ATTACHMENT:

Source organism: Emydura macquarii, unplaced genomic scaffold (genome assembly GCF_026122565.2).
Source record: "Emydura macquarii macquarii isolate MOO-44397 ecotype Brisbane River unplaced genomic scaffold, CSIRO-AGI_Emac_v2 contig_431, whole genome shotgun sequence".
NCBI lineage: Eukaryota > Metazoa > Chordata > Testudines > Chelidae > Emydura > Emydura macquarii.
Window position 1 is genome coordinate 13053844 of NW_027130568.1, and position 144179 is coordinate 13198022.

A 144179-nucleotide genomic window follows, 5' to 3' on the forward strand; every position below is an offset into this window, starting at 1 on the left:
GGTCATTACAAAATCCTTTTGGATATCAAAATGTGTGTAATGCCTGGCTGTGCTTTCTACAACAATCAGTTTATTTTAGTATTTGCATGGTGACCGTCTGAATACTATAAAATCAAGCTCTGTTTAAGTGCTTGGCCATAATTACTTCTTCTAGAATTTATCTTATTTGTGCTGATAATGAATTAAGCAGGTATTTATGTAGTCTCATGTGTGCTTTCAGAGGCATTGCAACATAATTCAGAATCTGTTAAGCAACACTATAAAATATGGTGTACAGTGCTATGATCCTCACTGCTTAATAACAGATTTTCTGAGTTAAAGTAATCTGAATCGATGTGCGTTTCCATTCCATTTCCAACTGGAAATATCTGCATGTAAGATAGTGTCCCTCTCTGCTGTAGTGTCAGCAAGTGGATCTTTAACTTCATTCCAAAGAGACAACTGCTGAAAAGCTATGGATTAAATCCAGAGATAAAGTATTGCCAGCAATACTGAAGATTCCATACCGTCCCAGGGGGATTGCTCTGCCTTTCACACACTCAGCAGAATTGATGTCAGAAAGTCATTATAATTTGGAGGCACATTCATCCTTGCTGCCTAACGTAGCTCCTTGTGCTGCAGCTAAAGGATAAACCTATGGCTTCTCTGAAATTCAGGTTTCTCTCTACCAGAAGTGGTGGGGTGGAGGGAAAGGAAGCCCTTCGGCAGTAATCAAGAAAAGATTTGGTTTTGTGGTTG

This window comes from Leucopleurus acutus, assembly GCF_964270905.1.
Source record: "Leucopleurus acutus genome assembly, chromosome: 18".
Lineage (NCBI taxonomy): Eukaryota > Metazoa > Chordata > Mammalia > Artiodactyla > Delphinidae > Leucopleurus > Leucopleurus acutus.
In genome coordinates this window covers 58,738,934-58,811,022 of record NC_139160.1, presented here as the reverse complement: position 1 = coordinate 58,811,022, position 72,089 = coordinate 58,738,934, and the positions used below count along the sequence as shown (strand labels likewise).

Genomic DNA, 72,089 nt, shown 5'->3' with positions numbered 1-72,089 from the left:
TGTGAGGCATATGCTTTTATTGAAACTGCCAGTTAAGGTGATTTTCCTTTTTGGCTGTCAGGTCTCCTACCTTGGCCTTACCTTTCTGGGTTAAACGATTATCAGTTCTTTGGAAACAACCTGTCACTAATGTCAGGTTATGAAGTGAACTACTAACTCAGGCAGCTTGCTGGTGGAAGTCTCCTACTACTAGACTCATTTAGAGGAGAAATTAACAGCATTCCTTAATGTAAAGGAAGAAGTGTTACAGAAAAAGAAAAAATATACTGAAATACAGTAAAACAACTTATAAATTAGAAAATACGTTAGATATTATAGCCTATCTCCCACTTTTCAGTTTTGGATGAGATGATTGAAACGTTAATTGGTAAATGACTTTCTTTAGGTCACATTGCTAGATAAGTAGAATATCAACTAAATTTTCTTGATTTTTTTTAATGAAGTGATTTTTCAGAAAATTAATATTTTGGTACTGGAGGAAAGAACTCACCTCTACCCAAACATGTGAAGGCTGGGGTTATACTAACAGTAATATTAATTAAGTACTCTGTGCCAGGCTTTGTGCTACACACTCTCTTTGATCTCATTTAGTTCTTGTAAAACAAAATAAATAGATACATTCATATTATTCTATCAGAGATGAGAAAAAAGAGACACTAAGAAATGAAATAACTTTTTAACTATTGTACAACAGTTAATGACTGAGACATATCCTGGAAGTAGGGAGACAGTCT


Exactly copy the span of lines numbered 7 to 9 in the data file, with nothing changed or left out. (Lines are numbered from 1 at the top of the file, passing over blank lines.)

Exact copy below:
This window comes from Leucopleurus acutus, assembly GCF_964270905.1.
Source record: "Leucopleurus acutus genome assembly, chromosome: 18".
Lineage (NCBI taxonomy): Eukaryota > Metazoa > Chordata > Mammalia > Artiodactyla > Delphinidae > Leucopleurus > Leucopleurus acutus.